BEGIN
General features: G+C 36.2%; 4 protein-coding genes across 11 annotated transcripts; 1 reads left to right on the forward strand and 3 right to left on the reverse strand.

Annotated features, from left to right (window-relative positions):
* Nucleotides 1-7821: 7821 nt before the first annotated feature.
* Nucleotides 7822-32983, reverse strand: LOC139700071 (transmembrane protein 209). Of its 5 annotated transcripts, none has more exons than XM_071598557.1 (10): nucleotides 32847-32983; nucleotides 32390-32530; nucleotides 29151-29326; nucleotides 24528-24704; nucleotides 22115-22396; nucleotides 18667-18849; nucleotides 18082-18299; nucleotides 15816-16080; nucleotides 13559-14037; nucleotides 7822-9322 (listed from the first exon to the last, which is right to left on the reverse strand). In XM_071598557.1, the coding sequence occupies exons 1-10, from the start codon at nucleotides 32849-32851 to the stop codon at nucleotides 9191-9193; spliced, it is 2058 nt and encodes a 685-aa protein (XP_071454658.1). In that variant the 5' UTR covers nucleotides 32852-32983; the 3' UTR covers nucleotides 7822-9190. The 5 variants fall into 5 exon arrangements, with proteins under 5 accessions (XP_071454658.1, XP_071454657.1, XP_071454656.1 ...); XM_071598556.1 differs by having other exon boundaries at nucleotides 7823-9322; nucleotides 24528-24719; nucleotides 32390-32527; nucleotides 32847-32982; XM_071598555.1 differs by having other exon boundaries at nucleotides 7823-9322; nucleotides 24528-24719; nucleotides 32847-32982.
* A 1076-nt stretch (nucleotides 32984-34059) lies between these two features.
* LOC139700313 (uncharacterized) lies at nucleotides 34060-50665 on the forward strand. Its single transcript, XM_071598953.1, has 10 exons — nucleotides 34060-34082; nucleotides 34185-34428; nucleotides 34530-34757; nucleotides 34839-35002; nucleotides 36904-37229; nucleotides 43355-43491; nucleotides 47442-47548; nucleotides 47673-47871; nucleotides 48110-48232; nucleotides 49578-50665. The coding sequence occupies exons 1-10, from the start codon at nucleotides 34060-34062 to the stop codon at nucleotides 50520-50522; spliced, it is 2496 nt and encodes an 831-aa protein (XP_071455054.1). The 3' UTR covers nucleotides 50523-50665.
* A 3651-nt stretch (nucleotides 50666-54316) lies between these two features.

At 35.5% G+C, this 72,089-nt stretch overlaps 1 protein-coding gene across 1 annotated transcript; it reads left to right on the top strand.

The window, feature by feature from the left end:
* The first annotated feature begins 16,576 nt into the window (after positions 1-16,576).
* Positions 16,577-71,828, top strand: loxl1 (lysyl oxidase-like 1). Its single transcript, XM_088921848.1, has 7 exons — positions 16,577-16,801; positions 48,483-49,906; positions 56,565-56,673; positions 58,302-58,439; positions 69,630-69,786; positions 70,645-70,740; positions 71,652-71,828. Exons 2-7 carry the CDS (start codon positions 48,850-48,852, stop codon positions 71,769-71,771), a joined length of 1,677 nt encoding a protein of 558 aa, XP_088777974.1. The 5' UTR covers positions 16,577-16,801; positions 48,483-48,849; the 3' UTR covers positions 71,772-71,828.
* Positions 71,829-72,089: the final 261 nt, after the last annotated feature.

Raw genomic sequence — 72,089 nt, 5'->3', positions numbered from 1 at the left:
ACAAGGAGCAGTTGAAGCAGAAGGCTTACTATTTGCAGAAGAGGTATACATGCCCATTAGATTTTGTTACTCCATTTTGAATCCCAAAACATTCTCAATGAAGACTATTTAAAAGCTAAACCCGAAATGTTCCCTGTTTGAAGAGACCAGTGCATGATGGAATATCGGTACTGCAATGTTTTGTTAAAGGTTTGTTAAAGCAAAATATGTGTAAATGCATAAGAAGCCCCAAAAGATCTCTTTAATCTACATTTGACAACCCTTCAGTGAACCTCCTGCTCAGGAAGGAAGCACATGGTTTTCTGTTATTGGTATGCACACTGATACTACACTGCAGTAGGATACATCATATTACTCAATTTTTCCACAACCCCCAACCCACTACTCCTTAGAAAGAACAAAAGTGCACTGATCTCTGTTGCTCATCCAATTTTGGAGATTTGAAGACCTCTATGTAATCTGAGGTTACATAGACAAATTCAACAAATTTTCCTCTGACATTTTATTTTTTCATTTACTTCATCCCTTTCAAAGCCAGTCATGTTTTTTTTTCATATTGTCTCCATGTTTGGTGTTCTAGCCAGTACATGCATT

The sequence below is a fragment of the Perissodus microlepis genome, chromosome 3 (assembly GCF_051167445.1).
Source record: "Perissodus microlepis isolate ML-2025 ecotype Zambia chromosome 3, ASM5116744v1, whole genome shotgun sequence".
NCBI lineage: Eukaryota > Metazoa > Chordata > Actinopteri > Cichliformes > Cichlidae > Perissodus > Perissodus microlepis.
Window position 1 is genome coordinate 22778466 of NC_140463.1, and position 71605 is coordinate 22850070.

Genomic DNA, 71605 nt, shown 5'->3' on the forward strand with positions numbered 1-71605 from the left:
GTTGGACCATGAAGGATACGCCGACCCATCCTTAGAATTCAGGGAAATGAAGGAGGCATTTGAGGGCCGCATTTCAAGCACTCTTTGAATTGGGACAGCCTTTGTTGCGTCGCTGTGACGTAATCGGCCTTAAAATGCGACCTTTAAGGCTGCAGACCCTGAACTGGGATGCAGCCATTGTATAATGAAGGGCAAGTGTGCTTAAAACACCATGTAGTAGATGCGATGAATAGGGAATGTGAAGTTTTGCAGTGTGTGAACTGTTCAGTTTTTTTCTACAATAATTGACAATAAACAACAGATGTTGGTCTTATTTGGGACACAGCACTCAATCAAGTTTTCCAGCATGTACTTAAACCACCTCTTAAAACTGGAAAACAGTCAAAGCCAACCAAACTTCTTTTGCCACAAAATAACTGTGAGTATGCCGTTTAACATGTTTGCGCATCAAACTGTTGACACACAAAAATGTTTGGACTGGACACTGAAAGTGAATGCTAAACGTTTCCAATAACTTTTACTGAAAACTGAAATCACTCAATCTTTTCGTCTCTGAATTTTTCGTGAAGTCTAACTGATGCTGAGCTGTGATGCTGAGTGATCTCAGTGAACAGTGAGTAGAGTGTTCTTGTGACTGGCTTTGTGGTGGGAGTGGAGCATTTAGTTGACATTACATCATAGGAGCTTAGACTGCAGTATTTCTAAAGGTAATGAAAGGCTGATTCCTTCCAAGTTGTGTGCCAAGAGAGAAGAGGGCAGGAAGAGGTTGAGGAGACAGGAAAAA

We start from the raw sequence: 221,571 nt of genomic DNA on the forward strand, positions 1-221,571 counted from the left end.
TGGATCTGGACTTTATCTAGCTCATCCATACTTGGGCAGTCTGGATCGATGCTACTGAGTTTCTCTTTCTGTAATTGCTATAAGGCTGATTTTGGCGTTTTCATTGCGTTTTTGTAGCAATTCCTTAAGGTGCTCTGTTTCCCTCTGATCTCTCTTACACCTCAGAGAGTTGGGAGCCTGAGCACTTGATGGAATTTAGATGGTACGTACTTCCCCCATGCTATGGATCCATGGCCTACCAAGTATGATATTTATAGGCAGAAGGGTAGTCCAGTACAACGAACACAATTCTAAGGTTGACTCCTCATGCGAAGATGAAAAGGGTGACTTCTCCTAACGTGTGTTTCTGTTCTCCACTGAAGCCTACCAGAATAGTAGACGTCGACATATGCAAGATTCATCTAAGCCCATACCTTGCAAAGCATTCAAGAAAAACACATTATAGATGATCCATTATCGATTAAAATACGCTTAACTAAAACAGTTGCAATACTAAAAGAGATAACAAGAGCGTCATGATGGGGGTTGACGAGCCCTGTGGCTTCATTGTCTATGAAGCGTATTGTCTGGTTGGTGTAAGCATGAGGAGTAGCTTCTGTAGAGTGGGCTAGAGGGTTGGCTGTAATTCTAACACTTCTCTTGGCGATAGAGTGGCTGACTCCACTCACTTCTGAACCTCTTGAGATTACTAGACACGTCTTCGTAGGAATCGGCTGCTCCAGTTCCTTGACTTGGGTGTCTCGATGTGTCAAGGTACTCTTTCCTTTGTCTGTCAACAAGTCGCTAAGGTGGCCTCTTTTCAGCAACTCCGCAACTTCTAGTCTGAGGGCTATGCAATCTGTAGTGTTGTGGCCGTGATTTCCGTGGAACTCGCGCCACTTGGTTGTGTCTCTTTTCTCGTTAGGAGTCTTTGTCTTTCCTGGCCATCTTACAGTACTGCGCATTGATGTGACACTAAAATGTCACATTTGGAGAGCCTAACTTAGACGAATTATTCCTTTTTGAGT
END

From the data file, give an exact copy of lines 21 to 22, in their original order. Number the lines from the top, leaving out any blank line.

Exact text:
We start from the raw sequence: 221,571 nt of genomic DNA on the forward strand, positions 1-221,571 counted from the left end.
TGGATCTGGACTTTATCTAGCTCATCCATACTTGGGCAGTCTGGATCGATGCTACTGAGTTTCTCTTTCTGTAATTGCTATAAGGCTGATTTTGGCGTTTTCATTGCGTTTTTGTAGCAATTCCTTAAGGTGCTCTGTTTCCCTCTGATCTCTCTTACACCTCAGAGAGTTGGGAGCCTGAGCACTTGATGGAATTTAGATGGTACGTACTTCCCCCATGCTATGGATCCATGGCCTACCAAGTATGATATTTATAGGCAGAAGGGTAGTCCAGTACAACGAACACAATTCTAAGGTTGACTCCTCATGCGAAGATGAAAAGGGTGACTTCTCCTAACGTGTGTTTCTGTTCTCCACTGAAGCCTACCAGAATAGTAGACGTCGACATATGCAAGATTCATCTAAGCCCATACCTTGCAAAGCATTCAAGAAAAACACATTATAGATGATCCATTATCGATTAAAATACGCTTAACTAAAACAGTTGCAATACTAAAAGAGATAACAAGAGCGTCATGATGGGGGTTGACGAGCCCTGTGGCTTCATTGTCTATGAAGCGTATTGTCTGGTTGGTGTAAGCATGAGGAGTAGCTTCTGTAGAGTGGGCTAGAGGGTTGGCTGTAATTCTAACACTTCTCTTGGCGATAGAGTGGCTGACTCCACTCACTTCTGAACCTCTTGAGATTACTAGACACGTCTTCGTAGGAATCGGCTGCTCCAGTTCCTTGACTTGGGTGTCTCGATGTGTCAAGGTACTCTTTCCTTTGTCTGTCAACAAGTCGCTAAGGTGGCCTCTTTTCAGCAACTCCGCAACTTCTAGTCTGAGGGCTATGCAATCTGTAGTGTTGTGGCCGTGATTTCCGTGGAACTCGCGCCACTTGGTTGTGTCTCTTTTCTCGTTAGGAGTCTTTGTCTTTCCTGGCCATCTTACAGTACTGCGCATTGATGTGACACTAAAATGTCACATTTGGAGAGCCTAACTTAGACGAATTATTCCTTTTTGAGT